"Surveillance has revealed that Schmallenberg is a fast-moving disease capable of infecting a lot of stock. It is using the midge vector more effectively than bluetongue 8."
    DEFRA chief vet Nigel Gibbens
    The disease has now reached almost every rural county in England and has spread quickly into Wales and Ireland.

    The coming breeding season will see the effects of the disease showing up again at lambing, but there is some uncertainty on how severely and exactly where it will appear, he said.

    "The south and east of England will be hit in areas which have not yet developed an immunity.

    "But the main impact areas, as the virus moves up through the country in a wave-effect, are most likely to be the Midlands, Wales and Ireland," Mr Gibbens said.

    More: Farmers Weekly

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  • Gert van der Hoek
    replied
    Re: Schmallenberg virus : new Akabane-like virus in cattle, sheep and goats in Europe

    Ireland: Schmallenberg virus confirmed in 11 herds

    - 01-12-2012

    By Bryan Hynes

    The Schmallenberg virus has now been confirmed in 11 herds by the Department of Agriculture.

    In addition to these confirmed cases, blood samples taken from herds in Cork and Wexford have tested positive for virus' antibodies which means that the animals were bitten by an infected midge in recent months.


    The virus was first confirmed on 30 October from a bovine foetus that was submitted for post mortem in east Cork. In general, the virus causes mild disease in adult cattle, whilst it is not seen to cause any clinical signs in adult sheep or goats. The clinical signs include fever, a drop in milk production and sometimes diarrhoea. When infection occurs in animals that are not pregnant, the impact is very limited. However, if ruminant animals are infected during the early stages of pregnancy, they may subsequently abort or give birth to malformed offspring.

    Farmers Journal

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  • Gert van der Hoek
    replied
    Re: Schmallenberg virus : new Akabane-like virus in cattle, sheep and goats in Europe

    UK: AHVLA update Schmallenbergvirus

    30 november 2012

    The AHVLA update shows numbers by county, however it is a complex or confusing presentation of numbers. One has to make an interpretation to summarize them.
    My interpretation is:

    Looking at malformations and positive SBV test the numbers are:

    Cattleholdings - 57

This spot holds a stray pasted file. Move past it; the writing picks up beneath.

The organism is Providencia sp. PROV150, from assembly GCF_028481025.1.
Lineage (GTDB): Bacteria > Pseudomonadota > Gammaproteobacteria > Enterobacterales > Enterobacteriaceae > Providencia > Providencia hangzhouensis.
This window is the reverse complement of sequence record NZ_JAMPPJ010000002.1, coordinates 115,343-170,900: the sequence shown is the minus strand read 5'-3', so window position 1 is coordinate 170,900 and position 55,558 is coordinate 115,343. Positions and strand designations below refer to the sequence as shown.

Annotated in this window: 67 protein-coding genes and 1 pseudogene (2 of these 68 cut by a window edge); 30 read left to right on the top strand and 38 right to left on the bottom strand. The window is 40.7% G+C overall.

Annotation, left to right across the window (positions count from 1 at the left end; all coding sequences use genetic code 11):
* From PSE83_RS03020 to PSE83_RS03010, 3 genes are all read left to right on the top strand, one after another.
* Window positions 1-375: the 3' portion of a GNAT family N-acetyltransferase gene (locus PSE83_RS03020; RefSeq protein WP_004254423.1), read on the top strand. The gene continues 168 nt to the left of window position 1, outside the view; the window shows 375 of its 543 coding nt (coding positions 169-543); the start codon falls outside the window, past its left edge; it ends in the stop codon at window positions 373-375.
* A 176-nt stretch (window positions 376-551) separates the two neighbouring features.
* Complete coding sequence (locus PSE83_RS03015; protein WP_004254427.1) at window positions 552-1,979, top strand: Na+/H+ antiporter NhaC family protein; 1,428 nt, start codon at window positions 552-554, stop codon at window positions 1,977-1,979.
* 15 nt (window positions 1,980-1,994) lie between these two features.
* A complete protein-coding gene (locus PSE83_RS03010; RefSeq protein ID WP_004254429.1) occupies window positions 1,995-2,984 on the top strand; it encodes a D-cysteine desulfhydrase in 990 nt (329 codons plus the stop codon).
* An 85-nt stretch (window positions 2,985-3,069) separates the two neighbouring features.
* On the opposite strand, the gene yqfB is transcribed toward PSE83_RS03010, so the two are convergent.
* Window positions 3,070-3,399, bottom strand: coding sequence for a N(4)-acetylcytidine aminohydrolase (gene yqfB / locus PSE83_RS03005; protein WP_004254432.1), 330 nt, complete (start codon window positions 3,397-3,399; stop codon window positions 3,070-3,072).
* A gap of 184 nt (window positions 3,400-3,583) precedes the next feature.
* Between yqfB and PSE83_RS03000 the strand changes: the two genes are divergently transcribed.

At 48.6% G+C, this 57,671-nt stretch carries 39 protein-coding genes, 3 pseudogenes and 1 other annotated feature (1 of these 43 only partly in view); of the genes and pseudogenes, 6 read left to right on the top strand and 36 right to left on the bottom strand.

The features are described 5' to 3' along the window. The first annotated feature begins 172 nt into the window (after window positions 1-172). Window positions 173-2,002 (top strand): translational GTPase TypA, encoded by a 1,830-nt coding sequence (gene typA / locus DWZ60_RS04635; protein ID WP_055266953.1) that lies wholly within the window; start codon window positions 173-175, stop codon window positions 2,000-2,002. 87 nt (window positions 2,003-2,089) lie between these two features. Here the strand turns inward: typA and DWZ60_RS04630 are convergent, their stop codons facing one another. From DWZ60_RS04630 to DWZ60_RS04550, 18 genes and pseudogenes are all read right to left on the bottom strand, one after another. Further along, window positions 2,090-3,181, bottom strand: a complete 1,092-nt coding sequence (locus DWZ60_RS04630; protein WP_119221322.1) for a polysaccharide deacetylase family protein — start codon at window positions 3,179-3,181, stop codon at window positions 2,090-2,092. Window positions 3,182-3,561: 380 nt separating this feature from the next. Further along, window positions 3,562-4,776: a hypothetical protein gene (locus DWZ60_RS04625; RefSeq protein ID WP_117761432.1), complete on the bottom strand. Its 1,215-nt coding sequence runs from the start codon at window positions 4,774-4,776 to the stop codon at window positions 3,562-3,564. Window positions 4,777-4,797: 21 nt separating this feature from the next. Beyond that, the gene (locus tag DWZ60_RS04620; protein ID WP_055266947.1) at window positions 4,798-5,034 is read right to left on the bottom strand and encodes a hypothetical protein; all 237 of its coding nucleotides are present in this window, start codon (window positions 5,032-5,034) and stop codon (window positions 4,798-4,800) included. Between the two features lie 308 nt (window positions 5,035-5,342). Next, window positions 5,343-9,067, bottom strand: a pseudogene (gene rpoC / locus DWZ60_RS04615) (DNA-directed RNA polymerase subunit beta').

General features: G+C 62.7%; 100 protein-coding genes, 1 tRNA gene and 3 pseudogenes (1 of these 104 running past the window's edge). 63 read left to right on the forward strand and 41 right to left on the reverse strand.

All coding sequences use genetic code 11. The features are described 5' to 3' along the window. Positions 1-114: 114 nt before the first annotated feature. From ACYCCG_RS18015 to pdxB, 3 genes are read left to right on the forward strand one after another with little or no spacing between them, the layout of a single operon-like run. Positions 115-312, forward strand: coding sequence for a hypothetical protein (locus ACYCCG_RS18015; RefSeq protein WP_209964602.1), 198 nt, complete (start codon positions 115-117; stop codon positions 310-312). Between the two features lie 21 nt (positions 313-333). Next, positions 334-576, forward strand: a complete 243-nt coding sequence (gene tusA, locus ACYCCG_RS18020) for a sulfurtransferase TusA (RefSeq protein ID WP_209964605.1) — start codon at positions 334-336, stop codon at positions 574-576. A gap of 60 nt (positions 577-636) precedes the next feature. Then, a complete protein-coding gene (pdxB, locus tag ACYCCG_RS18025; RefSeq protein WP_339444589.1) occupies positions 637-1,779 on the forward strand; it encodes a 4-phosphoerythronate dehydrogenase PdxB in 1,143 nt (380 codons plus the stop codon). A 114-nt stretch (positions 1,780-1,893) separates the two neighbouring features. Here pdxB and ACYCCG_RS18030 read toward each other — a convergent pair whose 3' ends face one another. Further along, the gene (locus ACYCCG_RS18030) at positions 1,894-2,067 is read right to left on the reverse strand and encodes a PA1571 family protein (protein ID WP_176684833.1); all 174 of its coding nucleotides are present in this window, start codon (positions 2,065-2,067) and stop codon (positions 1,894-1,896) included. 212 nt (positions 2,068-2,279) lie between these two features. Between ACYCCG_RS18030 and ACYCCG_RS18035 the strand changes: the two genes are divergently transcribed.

Sheepholdings - 224

    Total - 281

    Looking at positive serological testresults the numbers are:

    Cattleholdings - 373
    Sheepholdings - 38

    Total - 411

    Grand total : 692

    However looking at the AHVLA document: this shows a grand total of 715 . This may be explained by holdings with both positive cattle and positive sheep.

    Source: AHVLA

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  • Gert van der Hoek
    replied
    Re: Schmallenberg virus : new Akabane-like virus in cattle, sheep and goats in Europe

    On sept 11 FLI reported 1,801 positive holdings in Germany.


    Germany: current information on Schmallenberg virus

    last updated November 27, 2012

    As of 21 May case numbers and map will be updated weekly.

    In Germany animals from 1965 holdings have been tested positive for Schmallenberg virus so far.

    The cases occurred in 1038 cattle holdings, 879 sheep holdings and 48 goat holdings.


    Affected federal states are North Rhine-Westphalia (270 cattle, 273 sheep, 13 goat holdings), Lower Saxony (226 cattle, 143 sheep, 6 goat holdings), Hesse (123 cattle, 137 sheep holdings, 9 goat holdings), Schleswig-Holstein (111 cattle, 102 sheep holdings, 1 goat holding), Rhineland-Palatinate (1 Bison holding, 51 cattle, 43 sheep, 5 goat holdings), Baden-Wuerttemberg (41 cattle, 26 sheep, 6 goat holdings), Brandenburg (24 cattle, 21 sheep holdings), Thuringia (28 cattle, 31 sheep, 2 goat holdings), Saxony-Anhalt (19 cattle, 23 sheep, 2 goat holdings), Hamburg (2 cattle, 6 sheep holdings), Bavaria (120 cattle, 24 sheep holdings, 1 goat holding), Saxony (10 cattle holdings, 36 sheep holdings), Mecklenburg-Western Pomerania (12 cattle, 10 sheep holdings, 1 goat holding), Saarland (1 cattle holding, 4 sheep, 2 goat holdings) and Berlin (1 sheep holding).

    FLI

    link to map

    Leave a comment: